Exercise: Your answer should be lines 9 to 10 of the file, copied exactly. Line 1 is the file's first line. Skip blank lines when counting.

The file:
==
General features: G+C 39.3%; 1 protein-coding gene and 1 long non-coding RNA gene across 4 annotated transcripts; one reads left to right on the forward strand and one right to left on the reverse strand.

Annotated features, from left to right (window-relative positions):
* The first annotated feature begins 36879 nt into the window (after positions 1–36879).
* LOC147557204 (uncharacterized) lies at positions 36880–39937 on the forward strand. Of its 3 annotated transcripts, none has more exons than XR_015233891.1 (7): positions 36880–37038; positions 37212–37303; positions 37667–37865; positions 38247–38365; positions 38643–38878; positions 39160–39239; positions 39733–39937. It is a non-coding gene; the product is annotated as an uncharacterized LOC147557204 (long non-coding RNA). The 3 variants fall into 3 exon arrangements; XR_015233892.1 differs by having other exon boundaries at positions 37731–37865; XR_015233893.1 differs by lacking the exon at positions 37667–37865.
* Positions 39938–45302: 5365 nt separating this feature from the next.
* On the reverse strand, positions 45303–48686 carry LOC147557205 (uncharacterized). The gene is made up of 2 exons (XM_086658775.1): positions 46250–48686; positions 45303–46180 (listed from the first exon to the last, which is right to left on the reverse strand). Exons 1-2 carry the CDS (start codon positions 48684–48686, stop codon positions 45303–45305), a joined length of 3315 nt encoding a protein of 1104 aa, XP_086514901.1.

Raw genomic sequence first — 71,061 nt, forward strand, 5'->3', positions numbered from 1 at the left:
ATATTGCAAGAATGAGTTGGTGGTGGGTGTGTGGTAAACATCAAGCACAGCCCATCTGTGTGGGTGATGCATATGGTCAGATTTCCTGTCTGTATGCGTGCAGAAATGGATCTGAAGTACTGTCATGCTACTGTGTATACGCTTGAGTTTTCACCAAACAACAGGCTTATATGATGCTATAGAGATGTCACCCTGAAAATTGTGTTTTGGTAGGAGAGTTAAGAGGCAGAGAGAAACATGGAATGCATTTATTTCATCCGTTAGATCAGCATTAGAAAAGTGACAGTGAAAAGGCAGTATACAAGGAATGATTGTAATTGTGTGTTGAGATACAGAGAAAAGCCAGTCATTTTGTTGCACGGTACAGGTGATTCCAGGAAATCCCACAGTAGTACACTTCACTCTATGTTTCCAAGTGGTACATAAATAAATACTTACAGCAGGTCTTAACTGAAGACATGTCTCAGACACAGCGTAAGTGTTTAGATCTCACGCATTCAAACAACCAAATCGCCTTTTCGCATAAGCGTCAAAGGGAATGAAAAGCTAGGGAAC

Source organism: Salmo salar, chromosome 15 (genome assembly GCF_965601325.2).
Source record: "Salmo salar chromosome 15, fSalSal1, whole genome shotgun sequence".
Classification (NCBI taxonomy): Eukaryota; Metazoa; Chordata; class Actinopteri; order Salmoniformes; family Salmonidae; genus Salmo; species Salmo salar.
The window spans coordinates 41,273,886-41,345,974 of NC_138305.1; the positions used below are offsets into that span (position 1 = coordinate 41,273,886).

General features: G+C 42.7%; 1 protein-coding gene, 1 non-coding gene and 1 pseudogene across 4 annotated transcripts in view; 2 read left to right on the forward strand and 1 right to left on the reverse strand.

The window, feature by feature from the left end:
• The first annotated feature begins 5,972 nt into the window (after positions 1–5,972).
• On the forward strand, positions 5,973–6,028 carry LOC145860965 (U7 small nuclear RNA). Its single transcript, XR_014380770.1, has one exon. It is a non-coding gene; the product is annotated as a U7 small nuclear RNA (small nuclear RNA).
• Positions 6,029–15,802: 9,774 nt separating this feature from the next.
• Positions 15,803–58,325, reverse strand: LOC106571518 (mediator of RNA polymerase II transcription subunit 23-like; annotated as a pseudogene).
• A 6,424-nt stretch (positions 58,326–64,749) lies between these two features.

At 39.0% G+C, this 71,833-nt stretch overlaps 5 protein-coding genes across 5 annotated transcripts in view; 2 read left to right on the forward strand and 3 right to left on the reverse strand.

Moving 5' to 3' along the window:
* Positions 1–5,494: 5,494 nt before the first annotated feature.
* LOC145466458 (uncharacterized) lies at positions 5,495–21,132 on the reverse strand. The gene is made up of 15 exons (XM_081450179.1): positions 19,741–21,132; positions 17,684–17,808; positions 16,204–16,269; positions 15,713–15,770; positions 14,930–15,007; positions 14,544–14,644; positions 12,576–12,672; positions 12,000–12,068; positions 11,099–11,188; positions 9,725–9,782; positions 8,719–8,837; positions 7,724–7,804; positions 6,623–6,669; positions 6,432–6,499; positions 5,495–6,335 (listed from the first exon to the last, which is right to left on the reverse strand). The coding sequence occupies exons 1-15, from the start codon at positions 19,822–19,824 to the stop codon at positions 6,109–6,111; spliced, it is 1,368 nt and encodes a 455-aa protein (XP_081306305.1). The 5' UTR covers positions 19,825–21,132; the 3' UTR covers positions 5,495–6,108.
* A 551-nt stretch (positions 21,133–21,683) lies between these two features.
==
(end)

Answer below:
Source organism: Salmo salar, chromosome 15 (genome assembly GCF_965601325.2).
Source record: "Salmo salar chromosome 15, fSalSal1, whole genome shotgun sequence".